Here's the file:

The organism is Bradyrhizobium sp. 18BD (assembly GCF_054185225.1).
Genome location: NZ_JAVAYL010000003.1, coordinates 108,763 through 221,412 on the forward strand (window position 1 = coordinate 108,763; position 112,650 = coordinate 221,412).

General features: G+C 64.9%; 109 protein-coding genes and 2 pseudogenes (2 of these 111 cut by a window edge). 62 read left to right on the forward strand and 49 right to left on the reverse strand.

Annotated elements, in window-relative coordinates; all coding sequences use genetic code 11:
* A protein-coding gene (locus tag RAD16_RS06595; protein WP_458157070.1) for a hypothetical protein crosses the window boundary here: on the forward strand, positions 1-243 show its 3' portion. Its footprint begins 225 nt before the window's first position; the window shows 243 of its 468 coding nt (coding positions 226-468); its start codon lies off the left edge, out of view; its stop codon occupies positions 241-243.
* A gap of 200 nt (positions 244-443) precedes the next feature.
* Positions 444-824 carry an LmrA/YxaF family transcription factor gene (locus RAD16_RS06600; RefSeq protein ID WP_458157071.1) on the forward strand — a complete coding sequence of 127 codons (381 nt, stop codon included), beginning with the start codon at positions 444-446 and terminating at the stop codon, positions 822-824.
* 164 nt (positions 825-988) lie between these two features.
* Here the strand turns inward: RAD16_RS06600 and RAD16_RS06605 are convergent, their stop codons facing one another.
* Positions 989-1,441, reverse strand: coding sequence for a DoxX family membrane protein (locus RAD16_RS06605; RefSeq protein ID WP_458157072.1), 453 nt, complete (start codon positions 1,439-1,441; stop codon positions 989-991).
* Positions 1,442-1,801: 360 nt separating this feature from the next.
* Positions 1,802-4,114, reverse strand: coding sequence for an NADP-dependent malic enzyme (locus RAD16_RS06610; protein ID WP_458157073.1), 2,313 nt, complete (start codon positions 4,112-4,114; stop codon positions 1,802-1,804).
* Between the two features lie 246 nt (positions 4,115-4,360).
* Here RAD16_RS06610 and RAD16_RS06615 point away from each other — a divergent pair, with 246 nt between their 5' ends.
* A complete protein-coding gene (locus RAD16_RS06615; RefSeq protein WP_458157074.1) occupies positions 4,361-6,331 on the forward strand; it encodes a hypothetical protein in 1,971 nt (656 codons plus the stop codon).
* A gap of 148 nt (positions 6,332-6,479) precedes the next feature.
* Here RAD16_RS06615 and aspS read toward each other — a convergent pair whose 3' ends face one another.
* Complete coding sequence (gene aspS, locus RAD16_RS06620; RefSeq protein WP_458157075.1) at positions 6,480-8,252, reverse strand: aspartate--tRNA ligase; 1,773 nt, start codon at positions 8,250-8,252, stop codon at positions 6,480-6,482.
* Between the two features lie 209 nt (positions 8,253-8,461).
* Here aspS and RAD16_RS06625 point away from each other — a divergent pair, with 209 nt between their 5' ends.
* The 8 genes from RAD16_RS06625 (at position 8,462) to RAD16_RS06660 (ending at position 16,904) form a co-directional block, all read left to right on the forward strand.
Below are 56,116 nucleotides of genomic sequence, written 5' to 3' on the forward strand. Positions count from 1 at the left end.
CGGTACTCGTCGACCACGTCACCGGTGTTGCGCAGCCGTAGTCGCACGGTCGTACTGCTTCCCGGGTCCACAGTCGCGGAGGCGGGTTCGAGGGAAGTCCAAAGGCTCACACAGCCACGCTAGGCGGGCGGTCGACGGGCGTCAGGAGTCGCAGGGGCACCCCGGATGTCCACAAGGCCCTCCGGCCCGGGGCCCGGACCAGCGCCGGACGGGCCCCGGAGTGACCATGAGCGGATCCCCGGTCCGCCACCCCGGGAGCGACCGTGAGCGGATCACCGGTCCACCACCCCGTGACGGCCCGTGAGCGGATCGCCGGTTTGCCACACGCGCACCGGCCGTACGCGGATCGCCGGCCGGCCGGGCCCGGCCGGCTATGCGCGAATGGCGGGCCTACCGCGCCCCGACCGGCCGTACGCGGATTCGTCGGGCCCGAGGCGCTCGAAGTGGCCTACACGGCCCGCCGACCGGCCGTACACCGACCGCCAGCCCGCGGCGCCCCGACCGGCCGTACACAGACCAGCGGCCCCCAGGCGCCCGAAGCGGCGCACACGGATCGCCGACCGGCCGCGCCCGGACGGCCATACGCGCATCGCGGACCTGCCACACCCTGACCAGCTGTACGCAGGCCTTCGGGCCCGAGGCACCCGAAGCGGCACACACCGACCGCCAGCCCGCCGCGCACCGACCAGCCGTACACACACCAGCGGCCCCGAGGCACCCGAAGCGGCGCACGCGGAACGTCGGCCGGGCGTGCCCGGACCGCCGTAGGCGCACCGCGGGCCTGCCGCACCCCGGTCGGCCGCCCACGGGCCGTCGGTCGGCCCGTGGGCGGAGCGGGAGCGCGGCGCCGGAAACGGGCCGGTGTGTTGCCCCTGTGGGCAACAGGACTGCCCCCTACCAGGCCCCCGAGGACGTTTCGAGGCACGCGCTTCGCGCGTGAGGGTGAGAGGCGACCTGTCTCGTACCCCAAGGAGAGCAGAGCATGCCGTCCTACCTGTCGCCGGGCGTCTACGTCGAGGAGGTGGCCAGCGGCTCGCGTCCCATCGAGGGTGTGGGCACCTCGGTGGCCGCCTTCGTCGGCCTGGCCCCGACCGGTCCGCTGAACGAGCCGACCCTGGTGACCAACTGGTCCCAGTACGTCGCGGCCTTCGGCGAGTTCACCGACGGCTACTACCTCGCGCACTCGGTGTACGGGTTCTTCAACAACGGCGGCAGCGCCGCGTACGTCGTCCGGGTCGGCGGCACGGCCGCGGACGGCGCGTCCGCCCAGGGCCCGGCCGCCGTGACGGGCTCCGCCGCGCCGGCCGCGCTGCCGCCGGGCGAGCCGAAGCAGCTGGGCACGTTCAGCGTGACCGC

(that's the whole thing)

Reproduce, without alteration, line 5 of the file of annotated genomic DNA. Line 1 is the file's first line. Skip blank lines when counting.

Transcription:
* A protein-coding gene (locus tag RAD16_RS06595; protein WP_458157070.1) for a hypothetical protein crosses the window boundary here: on the forward strand, positions 1-243 show its 3' portion. Its footprint begins 225 nt before the window's first position; the window shows 243 of its 468 coding nt (coding positions 226-468); its start codon lies off the left edge, out of view; its stop codon occupies positions 241-243.